That said, as you got to know Flint’s character more, you realised that the frontal lobotomy was more severe than at first suspected. At pretty much every turn, Flint and her team treated logic by looking it in the eye and smugly gobbing in its face. Somehow, they managed to piece together that at an exact time, there would be a big explosion. And in a cross between a Final Destination movie and a filler episode of Casualty – with the help of some Chuck-style intersect flashes repeatedly battering us over the head with blindingly obvious clues – the key elements of the event slid into place. We knew when it would happen. We knew there was a truck driver at the wheel who’d been up on the Internet the night before (take that in any sense you like). You knew that his satnav was borked. You knew that his truck was thus set to go under a low bridge. And you knew that a train would be crossing the bridge at that exact moment.
In fact, I think the discovery of said bridge was the comedy highlight of the night. Two blokes looking for explosions in their finest anoraks? “Watch out for tripwires,” one of them said, unaware of the many cars that would have driven under said bridge beforehand. Watch for tripwires? I quite literally spat my beer out with laughter. It didn’t help, to be fair, that they’d been given the least sinister looking bridge I think I’ve ever seen on television to examine. They gave it their best shot, but if the whole episode had taken place on the set of Last Of The Summer Wine, they could have mustered up a creepier location. However, the way these two poked around with all the expertise of a surgeon who’d done their training playing games of Operation did not lead you to think that their investigation would be successful.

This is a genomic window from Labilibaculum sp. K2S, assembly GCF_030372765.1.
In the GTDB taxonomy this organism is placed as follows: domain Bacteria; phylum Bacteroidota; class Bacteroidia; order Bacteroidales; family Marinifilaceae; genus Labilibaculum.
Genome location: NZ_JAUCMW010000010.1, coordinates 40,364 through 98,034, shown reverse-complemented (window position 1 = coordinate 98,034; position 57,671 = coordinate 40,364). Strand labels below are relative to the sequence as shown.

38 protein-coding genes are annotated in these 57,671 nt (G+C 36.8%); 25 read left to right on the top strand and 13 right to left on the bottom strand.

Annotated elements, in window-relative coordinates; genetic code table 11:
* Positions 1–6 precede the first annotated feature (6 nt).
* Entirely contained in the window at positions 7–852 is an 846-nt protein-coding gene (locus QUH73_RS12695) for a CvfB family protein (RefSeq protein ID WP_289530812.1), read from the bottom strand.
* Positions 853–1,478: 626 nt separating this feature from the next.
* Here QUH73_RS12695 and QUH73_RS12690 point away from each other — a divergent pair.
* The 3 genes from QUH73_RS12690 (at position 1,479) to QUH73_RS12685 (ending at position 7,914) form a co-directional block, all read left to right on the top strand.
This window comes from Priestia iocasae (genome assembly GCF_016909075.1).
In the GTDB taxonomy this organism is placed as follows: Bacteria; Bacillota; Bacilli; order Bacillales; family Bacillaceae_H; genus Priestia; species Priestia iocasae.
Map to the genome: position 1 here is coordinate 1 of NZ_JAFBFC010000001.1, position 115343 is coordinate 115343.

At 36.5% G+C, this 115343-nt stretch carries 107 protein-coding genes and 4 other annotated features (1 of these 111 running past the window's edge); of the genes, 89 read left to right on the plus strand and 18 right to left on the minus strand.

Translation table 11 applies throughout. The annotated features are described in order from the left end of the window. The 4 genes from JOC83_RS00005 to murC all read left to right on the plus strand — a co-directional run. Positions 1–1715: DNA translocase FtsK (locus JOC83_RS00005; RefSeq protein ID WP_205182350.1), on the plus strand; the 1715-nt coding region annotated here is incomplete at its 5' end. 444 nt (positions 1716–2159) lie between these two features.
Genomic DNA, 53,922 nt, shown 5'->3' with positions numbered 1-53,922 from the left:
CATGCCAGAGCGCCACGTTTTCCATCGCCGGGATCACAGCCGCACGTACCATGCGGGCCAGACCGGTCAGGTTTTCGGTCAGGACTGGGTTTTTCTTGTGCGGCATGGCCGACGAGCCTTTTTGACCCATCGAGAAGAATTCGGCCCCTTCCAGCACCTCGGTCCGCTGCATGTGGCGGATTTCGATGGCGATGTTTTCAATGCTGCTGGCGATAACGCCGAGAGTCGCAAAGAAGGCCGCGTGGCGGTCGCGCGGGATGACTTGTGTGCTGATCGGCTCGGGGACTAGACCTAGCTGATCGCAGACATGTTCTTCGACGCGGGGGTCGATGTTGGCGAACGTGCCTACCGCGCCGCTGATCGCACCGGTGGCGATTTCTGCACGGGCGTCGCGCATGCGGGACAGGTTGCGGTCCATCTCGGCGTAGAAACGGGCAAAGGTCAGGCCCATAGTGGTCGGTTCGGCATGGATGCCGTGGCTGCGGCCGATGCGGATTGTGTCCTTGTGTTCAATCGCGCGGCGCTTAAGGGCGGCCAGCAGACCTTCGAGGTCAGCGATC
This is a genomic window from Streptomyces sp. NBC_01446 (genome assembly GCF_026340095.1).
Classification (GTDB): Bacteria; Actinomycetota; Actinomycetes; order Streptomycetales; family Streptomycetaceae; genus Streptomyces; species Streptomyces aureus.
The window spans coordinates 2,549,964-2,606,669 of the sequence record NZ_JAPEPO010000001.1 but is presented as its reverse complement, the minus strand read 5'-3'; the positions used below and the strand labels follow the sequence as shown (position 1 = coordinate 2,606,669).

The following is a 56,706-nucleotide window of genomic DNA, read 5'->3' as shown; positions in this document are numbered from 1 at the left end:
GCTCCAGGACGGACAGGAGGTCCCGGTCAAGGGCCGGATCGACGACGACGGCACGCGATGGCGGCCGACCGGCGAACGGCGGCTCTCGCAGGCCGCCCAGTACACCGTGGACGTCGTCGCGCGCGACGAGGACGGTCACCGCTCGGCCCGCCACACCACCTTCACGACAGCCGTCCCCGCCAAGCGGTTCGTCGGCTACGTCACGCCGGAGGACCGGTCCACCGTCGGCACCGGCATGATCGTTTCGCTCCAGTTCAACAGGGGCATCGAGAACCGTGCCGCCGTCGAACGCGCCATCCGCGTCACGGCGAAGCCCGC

But – what’s this? Flint has discovered that there’s no train due at the time of the accident! Cue furrowed brows and worried looks. A spanner had clearly been thrown into the works, and it was going to take some clever script work to resolve that conundrum!